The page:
An MRI machine is more than just a big, claustrophobia-inducing tube. How much do you know about what's going on inside -- or what's going on inside your body while you're in there?
As its name suggests, a magnetic resonance imaging (MRI) system has a magnet at is core. This magnet is so powerful it can suck metal objects into the tube (and out of a person's body).
The 1977 conduction of the first-ever MRI exam was a breakthrough in medical science. It let doctors examine the interior of the human body in a way that had been impossible.
Hydrogen atoms have one proton and a large magnetic moment. This means they react strongly to magnetic fields and are ideal for examination in an MRI machine.
An MRI's RF pulse changes the spin, or precession, of atoms' nuclei. The hydrogen atoms line up with the direction of the MRI's magnetic field.
Although all three types of magnets can be used in an MRI machine, the superconducting magnet is the most common. In general, large enough resistive magnets are too expensive, and powerful enough permanent magnets are too big.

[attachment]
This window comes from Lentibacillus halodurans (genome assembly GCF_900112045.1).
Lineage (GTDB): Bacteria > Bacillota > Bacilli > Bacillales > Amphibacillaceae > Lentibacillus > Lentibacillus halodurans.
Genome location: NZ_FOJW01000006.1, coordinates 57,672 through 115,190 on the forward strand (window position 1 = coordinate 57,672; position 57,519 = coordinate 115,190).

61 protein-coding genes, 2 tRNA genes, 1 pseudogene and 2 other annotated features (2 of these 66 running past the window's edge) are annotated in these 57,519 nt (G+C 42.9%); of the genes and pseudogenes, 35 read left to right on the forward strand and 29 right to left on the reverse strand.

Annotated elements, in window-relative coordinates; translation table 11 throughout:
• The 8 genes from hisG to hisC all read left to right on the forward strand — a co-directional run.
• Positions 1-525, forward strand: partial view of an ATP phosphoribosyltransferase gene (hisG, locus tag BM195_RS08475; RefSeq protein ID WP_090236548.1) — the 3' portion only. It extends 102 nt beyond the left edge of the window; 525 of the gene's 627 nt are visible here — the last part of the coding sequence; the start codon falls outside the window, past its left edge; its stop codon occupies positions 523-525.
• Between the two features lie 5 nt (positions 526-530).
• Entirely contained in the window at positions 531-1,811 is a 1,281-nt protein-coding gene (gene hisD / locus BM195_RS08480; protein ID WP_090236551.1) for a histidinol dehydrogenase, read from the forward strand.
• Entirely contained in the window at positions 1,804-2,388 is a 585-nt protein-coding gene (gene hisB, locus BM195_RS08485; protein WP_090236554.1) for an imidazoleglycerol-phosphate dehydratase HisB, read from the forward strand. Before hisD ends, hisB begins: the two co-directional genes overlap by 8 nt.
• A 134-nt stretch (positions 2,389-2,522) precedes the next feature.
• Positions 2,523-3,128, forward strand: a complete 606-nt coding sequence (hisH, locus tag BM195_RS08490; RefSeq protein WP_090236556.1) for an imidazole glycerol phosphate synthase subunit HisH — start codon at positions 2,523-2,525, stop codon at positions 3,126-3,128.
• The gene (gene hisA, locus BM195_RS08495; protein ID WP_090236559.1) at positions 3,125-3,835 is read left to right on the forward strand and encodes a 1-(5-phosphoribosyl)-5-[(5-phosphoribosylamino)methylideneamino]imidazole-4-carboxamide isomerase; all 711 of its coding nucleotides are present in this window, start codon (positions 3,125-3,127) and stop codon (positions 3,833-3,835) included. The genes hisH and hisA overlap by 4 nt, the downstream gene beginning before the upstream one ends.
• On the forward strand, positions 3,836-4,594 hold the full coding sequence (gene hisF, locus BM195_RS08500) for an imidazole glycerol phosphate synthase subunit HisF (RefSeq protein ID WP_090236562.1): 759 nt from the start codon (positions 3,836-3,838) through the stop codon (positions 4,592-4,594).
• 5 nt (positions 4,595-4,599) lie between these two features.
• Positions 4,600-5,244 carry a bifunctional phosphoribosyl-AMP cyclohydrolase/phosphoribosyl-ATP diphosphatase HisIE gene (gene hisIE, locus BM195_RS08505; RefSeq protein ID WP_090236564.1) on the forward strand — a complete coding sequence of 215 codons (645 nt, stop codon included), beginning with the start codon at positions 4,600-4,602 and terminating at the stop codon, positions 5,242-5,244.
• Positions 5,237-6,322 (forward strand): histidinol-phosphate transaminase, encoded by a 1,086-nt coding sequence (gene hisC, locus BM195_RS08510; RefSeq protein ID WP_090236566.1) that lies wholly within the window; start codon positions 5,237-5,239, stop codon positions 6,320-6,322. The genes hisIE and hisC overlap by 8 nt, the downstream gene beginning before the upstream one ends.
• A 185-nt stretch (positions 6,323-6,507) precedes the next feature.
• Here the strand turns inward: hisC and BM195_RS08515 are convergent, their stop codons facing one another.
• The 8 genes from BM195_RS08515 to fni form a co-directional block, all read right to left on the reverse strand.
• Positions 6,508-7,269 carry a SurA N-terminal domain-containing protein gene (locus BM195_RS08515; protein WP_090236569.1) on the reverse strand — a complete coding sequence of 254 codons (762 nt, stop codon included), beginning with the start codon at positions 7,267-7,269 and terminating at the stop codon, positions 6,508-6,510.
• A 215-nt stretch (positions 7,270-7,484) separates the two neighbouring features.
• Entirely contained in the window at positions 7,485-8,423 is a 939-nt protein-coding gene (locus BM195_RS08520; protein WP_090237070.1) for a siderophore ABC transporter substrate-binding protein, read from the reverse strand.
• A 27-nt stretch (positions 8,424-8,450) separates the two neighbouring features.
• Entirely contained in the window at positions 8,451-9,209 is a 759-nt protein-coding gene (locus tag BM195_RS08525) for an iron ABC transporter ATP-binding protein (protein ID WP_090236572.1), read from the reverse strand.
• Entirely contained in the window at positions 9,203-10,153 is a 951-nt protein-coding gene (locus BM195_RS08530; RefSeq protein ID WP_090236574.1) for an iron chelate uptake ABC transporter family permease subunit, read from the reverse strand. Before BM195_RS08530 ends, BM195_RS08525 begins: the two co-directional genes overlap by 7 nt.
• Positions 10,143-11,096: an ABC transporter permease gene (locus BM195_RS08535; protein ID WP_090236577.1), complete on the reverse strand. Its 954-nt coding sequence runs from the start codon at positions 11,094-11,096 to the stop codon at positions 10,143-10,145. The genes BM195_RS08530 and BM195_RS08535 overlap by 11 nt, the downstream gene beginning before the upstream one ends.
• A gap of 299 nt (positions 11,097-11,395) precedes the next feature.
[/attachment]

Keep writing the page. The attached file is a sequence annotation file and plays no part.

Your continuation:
At normal temperatures, it would take lots of power to send electricity through all the wire in a superconducting magnet. But at the very cold temperature of liquid helium, there's almost no resistance in the wire, greatly reducing the need for power.
Imagine each hydrogen atom as a tiny magnet. In the MRI machine, they all line up. When the RF pulse disappears, they go back to their normal positions, releasing energy, which the system uses to make an image.
Gradient magnets are small magnets that change the field within an MRI system. When turned on and off very rapidly, they essentially change the focus of the overall field.
Fourier transform uses mathematical functions to change the data retrieved by the MRI system into a picture that a doctor can examine to make a diagnosis.
The stronger the main magnetic field in an MRI, the louder the banging will be when it encounters the current in the gradient magnets' wires. For this reason, many MRI centers give patients earphones or earplugs.